Cybersecurity

How ransomware hackers are trying to bribe employees

A look at how hackers tried to bribe an employee at a major company and the lessons companies can take from this incident.

By Velta Technology June 23, 2021
Image courtesy: Brett Sayles

It has been said that anything is for sale for the right price, and that includes your most trusted employees. Bribes can turn trusted employees into malicious insiders who secretly help launch a ransomware attack against your organization. This insider threat is every bit as dangerous as an external cyberattack.

The Department of Justice recently announced that charges have been filed in a high-dollar bribery case involving ransomware operators. The target was Tesla Motors and its Gigafactory in Sparks, Nevada. The court documents in this case lay out a story of money, deceit and the opportunity for revenge. This incident expresses dire warnings for every company around the world.

How did it start?

According to the court documents, on July 16, 2020, a Russian national, Egor Igorevich Kriuchkov, used WhatsApp to send a message to an employee at Tesla’s Gigafactory. Kriuchkov asked if the employee would host him during a visit to the U.S. The two had a mutual acquaintance, and the connection was there. The employee was willing to have the Russian man visit, and Kriuchkov flew from Russia to the United States on July 28, 2020, using his Russian passport and a tourist visa to enter the U.S.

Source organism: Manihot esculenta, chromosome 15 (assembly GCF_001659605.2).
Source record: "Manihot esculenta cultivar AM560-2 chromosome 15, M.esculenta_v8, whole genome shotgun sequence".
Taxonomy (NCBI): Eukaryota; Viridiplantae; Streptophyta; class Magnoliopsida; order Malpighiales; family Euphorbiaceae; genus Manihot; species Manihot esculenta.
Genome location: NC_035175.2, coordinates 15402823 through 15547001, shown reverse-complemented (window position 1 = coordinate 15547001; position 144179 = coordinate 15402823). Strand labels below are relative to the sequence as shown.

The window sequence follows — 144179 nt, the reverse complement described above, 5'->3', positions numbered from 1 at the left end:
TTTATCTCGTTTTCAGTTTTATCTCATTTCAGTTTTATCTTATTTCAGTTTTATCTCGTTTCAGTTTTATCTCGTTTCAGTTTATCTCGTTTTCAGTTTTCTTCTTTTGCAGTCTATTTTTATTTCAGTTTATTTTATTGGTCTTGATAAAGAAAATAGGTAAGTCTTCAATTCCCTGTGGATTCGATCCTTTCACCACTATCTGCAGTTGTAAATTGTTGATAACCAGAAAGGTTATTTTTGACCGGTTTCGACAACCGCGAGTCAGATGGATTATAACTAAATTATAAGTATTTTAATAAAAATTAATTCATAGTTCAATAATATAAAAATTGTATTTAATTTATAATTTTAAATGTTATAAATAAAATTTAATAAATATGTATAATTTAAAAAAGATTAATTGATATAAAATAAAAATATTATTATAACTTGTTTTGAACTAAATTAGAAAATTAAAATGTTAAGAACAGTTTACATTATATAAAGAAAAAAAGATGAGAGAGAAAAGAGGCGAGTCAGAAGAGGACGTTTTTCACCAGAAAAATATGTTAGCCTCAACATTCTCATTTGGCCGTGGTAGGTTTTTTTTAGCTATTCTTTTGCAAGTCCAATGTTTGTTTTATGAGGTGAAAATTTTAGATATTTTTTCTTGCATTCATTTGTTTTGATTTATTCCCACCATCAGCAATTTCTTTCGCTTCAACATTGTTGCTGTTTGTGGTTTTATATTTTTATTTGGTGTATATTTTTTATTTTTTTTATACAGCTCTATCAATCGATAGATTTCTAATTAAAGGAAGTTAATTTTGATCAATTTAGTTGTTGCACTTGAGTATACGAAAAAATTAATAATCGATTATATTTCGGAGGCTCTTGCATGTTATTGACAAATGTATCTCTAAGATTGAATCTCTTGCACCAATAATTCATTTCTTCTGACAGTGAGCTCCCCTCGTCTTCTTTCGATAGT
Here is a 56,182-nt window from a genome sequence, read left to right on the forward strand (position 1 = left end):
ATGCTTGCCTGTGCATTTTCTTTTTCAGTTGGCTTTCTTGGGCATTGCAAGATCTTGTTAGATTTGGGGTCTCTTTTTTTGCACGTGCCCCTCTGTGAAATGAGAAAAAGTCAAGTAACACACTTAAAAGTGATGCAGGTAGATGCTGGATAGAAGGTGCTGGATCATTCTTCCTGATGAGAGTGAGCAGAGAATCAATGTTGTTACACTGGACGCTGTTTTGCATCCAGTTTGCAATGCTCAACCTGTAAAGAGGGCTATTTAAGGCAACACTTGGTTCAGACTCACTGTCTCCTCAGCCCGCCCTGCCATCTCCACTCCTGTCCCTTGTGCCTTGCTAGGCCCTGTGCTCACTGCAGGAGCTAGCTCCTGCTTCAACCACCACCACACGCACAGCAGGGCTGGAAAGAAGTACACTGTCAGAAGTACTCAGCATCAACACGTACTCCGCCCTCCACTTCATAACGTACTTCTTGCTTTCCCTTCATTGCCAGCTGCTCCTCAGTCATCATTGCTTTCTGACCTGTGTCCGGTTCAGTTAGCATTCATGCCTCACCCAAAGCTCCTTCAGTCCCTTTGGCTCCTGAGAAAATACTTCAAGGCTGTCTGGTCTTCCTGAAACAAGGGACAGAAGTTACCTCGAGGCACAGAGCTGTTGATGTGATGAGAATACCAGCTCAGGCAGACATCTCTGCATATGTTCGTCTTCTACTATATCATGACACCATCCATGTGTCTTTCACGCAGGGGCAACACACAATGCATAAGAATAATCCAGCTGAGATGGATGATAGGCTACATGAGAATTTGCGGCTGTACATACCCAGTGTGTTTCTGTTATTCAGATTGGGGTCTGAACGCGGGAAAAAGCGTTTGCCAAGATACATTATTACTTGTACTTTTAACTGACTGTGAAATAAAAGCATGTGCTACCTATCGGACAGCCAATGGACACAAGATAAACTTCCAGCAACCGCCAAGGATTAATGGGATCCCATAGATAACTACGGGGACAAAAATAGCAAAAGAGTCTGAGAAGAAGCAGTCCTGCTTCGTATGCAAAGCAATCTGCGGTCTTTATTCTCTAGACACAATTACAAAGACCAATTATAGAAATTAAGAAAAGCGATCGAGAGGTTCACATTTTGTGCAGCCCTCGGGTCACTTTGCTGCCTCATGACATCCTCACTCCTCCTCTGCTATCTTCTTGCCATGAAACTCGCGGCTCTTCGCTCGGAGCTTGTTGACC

He arrived in Nevada and met with the employee several times. During early August 2020, Kriuchkov even drove the employee and his friends up to Lake Tahoe and paid for all their expenses. When a criminal or hacker is gathering intelligence, they will often spend large sums of money while trying to recruit someone to help them with their crime.

The plan progresses

Kriuchkov has established a rapport with the employee. On Aug. 3, Kriuchkov asks the employee if he will help with a “special project” he is trying to coordinate. He tells the employee he will do the following:

  • He will provide the employee with malware to surreptitiously transmit into the Gigafactory computer system.
  • This will kick off a distributed denial of service (DDoS) attack to divert attention from the malware.
  • The malware will allow Kriuchkov and his team to extract data from the Gigafactory network.
  • Once the data is extracted, Kriuchkov will extort the Gigafactory for a substantial payment.
  • Both Kriuchkov and the employee will then be compensated.

Kriuchkov and his cybercrime group agreed to pay the employee $1,000,000 for inside help to carry out the ransomware attack. Tesla and their Gigafactory were very lucky though. The employee decided he couldn’t be bought and contacted the FBI instead. They put together a plan to catch Kriuchkov red-handed.

The takedown

The employee set up a meeting with Kriuchkov at a gas station in Reno, Nevada, while the FBI watched and listened to their meeting. The employee Kriuchkov was trying to bribe got Kriuchkov to go into detail about how the attack would go down. Kriuchkov described the malware attack as he did before, adding that the first part of the attack would be successful for the ‘group,’ but the Gigafactory security officers would think the attack had failed.